Gleaning: A Win-Win for Farmers and the Food Insecure

By / Photography By John Benford | November 04, 2015
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Plants in sunlight

For as long as farms have existed, people have been gleaning, or harvesting excess produce to give to those in need. In biblical times, farmers would leave our corners of their farms un-harvested for the poor to gather. In the modern era, farmers have to do their own gleaning, either when clearing land for the next planting, or if there’s an overabundance. The issue? Farmers often don’t have the time or resources to harvest excess crops or get their surplus into the hands of those who need it most.

“As a farmer, knowing there’s produce that’s going to rot out there is a little heartbreaking,” says Shelly Smith, who co-owns White Cedar Farm in Kensington with her husband, Dave. “It’s so perishable that sometimes it comes and goes before you can get to it.”

Josh Jennings of Meadow's Mirth Farm
Fresh bounty

In 2013, an anonymous donation through the New Hampshire Charitable Foundation aimed to fix this problem. The money was used to hire six regional gleaning coordinators for a pilot program called New Hampshire Gleans. Smith signed on as the Seacoast coordinator this summer, in the program’s third year. Her job is to find gleaning opportunities on farms, at farmers’ markets, and in home gardens. She then calls volunteers to help her gather the harvest and deliver it to local organizations like St. Vincent de Paul in Exeter, the Community Action Partnership (CAP), and Seacoast Family Food Pantry.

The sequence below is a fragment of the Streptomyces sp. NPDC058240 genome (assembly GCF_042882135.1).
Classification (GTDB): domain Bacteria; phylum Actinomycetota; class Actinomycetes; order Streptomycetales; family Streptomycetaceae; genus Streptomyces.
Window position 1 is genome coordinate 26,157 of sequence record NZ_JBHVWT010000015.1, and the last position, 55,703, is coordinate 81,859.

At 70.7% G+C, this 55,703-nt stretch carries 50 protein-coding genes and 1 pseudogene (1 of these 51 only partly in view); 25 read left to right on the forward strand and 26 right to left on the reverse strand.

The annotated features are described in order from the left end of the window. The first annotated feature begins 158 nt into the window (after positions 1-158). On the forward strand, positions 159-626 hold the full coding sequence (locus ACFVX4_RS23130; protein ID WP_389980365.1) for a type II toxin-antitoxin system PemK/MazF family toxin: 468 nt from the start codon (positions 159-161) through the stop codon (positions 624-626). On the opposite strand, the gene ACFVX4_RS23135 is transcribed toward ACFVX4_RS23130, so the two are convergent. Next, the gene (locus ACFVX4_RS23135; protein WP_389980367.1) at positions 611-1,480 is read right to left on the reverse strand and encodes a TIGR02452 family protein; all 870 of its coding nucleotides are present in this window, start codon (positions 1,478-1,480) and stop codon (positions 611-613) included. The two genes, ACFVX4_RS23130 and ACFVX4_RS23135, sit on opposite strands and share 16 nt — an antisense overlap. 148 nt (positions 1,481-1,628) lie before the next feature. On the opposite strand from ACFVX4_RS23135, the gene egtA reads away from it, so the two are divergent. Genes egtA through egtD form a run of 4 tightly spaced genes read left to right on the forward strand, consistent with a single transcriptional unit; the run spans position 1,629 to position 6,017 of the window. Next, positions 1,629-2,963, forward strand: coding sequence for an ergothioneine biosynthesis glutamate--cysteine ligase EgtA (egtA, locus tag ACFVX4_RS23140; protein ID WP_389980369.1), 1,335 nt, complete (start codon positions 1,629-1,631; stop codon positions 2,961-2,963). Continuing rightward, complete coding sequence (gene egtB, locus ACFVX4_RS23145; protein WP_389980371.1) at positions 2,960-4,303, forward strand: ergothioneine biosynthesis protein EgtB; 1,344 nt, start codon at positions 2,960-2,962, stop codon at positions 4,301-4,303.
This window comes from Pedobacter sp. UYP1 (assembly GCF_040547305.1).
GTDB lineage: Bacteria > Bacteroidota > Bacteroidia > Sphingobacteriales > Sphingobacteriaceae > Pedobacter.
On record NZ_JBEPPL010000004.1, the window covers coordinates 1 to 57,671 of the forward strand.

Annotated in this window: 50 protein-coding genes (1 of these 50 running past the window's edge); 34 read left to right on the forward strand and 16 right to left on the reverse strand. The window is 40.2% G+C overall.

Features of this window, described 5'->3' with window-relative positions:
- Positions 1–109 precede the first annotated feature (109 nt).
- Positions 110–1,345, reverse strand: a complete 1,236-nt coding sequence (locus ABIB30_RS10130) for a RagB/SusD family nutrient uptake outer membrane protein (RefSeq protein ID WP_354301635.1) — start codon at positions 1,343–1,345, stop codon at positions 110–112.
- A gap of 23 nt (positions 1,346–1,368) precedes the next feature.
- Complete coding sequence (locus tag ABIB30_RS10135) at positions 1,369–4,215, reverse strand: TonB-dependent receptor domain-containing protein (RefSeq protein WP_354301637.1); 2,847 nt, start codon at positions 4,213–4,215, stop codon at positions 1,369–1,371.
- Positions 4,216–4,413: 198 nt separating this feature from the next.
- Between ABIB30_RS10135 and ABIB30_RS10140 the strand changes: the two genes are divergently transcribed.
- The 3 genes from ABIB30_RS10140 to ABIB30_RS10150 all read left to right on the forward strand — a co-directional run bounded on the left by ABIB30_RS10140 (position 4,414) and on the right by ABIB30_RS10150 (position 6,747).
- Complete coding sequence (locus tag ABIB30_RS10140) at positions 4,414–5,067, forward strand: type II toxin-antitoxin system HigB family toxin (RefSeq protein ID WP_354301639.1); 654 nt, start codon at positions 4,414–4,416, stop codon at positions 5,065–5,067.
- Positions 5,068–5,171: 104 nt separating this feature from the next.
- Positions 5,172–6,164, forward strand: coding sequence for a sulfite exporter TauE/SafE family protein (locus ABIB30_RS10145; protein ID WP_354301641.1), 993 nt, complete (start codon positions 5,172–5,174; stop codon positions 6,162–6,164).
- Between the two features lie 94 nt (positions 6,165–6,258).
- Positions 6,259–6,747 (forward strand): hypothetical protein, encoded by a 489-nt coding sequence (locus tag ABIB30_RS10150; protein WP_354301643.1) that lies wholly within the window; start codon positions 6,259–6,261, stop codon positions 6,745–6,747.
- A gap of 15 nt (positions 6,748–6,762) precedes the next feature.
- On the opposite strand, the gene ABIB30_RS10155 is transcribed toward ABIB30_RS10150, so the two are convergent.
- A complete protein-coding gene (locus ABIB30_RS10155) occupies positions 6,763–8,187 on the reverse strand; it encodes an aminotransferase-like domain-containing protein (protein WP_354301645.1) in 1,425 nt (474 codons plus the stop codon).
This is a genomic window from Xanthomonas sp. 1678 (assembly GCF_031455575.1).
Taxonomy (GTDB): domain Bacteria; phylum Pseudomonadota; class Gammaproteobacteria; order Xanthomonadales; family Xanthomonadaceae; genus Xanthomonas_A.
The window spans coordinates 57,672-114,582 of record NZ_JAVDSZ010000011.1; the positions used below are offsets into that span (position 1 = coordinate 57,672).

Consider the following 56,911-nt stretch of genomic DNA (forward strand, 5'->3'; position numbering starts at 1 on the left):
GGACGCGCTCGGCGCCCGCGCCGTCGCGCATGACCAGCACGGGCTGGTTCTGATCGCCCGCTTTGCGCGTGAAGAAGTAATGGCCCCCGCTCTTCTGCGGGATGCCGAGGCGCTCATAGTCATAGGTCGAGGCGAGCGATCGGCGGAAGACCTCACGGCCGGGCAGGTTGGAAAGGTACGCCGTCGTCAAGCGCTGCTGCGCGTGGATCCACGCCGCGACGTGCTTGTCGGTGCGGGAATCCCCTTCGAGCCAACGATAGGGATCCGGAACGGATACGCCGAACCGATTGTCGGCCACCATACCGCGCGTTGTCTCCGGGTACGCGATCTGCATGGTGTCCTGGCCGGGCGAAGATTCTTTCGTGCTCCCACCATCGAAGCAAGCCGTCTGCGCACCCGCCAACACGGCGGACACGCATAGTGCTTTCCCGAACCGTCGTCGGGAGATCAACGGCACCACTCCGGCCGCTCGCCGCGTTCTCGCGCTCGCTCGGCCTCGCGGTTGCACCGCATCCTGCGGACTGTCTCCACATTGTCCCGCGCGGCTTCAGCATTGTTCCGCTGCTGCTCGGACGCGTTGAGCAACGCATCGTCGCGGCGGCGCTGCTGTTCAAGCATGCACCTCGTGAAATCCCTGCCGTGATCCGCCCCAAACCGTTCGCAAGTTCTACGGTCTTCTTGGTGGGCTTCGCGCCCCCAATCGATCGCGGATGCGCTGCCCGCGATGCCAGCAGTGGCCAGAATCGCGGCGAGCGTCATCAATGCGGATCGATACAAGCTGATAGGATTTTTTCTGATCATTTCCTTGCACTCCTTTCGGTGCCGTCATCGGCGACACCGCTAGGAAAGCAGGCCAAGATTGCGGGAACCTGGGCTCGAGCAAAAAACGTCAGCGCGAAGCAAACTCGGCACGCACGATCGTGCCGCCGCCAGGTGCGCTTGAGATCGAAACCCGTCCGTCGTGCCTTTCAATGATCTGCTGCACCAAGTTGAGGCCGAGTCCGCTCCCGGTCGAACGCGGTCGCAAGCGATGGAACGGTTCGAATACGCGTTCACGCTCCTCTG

It sounds simple, but the logistics can be complicated. Once she identifies a gleaning opportunity, Smith has a day, at most, to enlist some of the 170 volunteers who have found her through Seacoast Eat Local, and get them into the field. Then, she packs up the perishables and finds homes for them. Quickly. If the harvest is too big for one pantry to manage, she’ll divide it up, sometimes driving to two or three different places anywhere from Exeter to Dover and beyond.

On a steamy July afternoon, Smith and volunteers spend several hours in the field, gleaning 400 pounds of zucchini and yellow squash from Dave Tuttle’s Riverside Farm in North Berwick, ME. “Having people like Shelly who are willing to do this is wonderful. I tip my hat off to her and the volunteers for harvesting and finding a home for the product,” says Tuttle.

This was a near-record glean, but in the middle of summer Smith says it’s not uncommon for her to gather up to 300 pounds of fruit and vegetables per week, or 1,200 4-ounce portions. According to the 2014 NH Gleans Annual Report, Seacoast Eat Local gleaned 8,178 pounds of produce last year, or close to 33,000 4-ounce servings of fresh fruit and vegetables. Smith expects the same or better numbers for 2015.